Go See: New York Philharmonic 2010-11

(First in a series of highly subjective and selective recommendations).

In this burgeoning new era at the New York Philharmonic, it’s no longer a surprise to see a contemporary work like Kraft, the piece that pretty much put composer-in-residence Magnus Lindberg on the international map, on a concert program. What is a bit of a surprise, though, and an extraordinarily happy one, is the simple sense of fun involved in the project:

Kraft is a raucous, banging, bright and dirty work, and it’s going to be a thrill to see the junk arrayed in Avery Fisher Hall, hear the piano played like Mr. Hyde’s version of Gershwin. It’s going to be a lot of fun, and that’s some serious good news. Last season’s triumphant production of Ligeti’s Le Grand Macabre succeeded in many important ways – artistically, culturally and financially (that may be the most important) – but the part of it that truly amazed, that went beyond any possible expectations, was how tremendously fun it all was.

There has perhaps never been as much exuberant good humor in Avery Fisher as there was last May. The opera is gleefully mocking of the conventions of operatic music – it opens with a car horn fanfare – and story – audiences may expect The Crazy in opera characters, but not the fornication and defecation. The staging by Doug Fitch and Giants Are Small was imaginative and smart, with the characters in full costume and the scenery created by live projection of animation on a decorative screen hanging above the stage. And by animation I mean hand-made and hand-held, actual miniature models manually manipulated with a deliberate transparency, like an elementary school production but done with sublime craft and a but of gentle mockery at the expense of “2001: A Space Odyssey.” It was a marvelous combination of Edward Gorey, Ernie Kovacs, Mel Brooks and “Mystery Science Theater 3000.”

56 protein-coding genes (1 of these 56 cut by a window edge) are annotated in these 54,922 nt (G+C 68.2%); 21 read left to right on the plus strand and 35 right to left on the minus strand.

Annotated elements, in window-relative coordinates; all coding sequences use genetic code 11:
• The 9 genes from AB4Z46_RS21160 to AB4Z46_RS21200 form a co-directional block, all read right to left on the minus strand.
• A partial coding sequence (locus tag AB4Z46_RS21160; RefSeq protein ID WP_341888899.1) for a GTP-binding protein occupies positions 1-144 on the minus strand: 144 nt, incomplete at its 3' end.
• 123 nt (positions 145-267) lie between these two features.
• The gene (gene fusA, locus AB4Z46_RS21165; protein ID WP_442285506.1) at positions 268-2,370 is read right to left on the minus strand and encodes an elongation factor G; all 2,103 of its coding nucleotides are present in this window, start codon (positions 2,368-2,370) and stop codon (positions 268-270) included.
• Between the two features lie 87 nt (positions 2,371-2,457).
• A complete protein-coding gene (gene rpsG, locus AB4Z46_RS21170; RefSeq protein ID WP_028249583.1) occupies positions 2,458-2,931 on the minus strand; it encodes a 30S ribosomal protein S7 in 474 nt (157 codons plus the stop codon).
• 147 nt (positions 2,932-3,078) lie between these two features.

Most fun of all was the performance. Gilbert and the orchestra were superb accompanists to a fabulous cast. Opera orchestras, except for the Met, are usually a cut below the level of the best ensembles, and so it’s a revelation to hear opera music played with such musicality and technical assurance, and the performance exceeded both the fully staged version I saw at the San Francisco Opera and any currently on CD. The musicians didn’t just play, either, they participated gleefully, including pelting the character of the Black Minister with paper at one point in the second act. That singer was Joshua Bloom, and he and the rest of the vocal performers had the most fun of all. See for yourself:

That was Barbara Hannigan almost stealing the show as Gepopo. Almost, because not only was the singing at the highest level, but the cast, which included budding star Eric Owens as Nekrotzar, Anthony Roth Costanzo (who had just recently appeared in City Opera’s fine production of Handel’s Parthenope), Melissa Parks as Mescalina and the great Wilbur Pauley (who has performed everything from Mozart to Harry Partch) as Astradamors, all excelled as performers, clearly relishing their ridiculous characters and the opportunity to embody what was fundamentally a very, very good time. The subscribers who declined to buy tickets to the production were replaced by an eager, excited new audience (the run was sold-out) and many will surely be back. The Philharmonic once again proved their commitment to their new direction, offering the sizzle and serving up the steak, and it is that commitment to explore new ideas at the same high level that they have historically cultivated which makes Avery Fisher an exciting, fun place to be.